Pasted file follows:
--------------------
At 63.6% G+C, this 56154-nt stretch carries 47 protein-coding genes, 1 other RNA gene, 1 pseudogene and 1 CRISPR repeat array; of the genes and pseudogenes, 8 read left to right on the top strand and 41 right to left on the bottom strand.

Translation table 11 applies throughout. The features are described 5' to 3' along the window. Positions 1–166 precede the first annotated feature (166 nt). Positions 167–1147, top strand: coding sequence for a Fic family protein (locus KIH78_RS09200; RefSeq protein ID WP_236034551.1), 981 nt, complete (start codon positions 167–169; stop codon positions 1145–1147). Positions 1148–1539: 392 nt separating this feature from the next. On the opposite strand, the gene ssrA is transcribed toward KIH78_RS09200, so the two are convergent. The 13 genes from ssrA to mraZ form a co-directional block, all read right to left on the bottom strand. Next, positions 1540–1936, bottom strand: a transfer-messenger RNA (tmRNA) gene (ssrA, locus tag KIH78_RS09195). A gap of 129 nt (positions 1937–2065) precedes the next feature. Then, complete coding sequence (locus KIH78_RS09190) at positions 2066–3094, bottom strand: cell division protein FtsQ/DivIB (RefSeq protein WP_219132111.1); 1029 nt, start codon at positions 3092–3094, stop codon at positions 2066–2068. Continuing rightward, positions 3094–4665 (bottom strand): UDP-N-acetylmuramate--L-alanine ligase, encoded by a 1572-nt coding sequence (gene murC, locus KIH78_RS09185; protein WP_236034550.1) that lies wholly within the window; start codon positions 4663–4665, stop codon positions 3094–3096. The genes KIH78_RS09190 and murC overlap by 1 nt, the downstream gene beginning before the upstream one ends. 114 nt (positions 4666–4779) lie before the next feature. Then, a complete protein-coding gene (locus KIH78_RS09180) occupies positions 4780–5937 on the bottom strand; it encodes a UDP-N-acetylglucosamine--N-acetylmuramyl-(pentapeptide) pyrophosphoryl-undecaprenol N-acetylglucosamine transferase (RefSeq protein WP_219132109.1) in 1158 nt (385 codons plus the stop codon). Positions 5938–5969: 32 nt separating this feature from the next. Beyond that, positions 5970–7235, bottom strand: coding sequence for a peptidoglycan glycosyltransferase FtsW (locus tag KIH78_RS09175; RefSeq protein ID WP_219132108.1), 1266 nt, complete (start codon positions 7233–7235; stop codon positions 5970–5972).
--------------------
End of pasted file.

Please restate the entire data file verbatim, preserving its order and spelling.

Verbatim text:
At 63.6% G+C, this 56154-nt stretch carries 47 protein-coding genes, 1 other RNA gene, 1 pseudogene and 1 CRISPR repeat array; of the genes and pseudogenes, 8 read left to right on the top strand and 41 right to left on the bottom strand.

Translation table 11 applies throughout. The features are described 5' to 3' along the window. Positions 1–166 precede the first annotated feature (166 nt). Positions 167–1147, top strand: coding sequence for a Fic family protein (locus KIH78_RS09200; RefSeq protein ID WP_236034551.1), 981 nt, complete (start codon positions 167–169; stop codon positions 1145–1147). Positions 1148–1539: 392 nt separating this feature from the next. On the opposite strand, the gene ssrA is transcribed toward KIH78_RS09200, so the two are convergent. The 13 genes from ssrA to mraZ form a co-directional block, all read right to left on the bottom strand. Next, positions 1540–1936, bottom strand: a transfer-messenger RNA (tmRNA) gene (ssrA, locus tag KIH78_RS09195). A gap of 129 nt (positions 1937–2065) precedes the next feature. Then, complete coding sequence (locus KIH78_RS09190) at positions 2066–3094, bottom strand: cell division protein FtsQ/DivIB (RefSeq protein WP_219132111.1); 1029 nt, start codon at positions 3092–3094, stop codon at positions 2066–2068. Continuing rightward, positions 3094–4665 (bottom strand): UDP-N-acetylmuramate--L-alanine ligase, encoded by a 1572-nt coding sequence (gene murC, locus KIH78_RS09185; protein WP_236034550.1) that lies wholly within the window; start codon positions 4663–4665, stop codon positions 3094–3096. The genes KIH78_RS09190 and murC overlap by 1 nt, the downstream gene beginning before the upstream one ends. 114 nt (positions 4666–4779) lie before the next feature. Then, a complete protein-coding gene (locus KIH78_RS09180) occupies positions 4780–5937 on the bottom strand; it encodes a UDP-N-acetylglucosamine--N-acetylmuramyl-(pentapeptide) pyrophosphoryl-undecaprenol N-acetylglucosamine transferase (RefSeq protein WP_219132109.1) in 1158 nt (385 codons plus the stop codon). Positions 5938–5969: 32 nt separating this feature from the next. Beyond that, positions 5970–7235, bottom strand: coding sequence for a peptidoglycan glycosyltransferase FtsW (locus tag KIH78_RS09175; RefSeq protein ID WP_219132108.1), 1266 nt, complete (start codon positions 7233–7235; stop codon positions 5970–5972).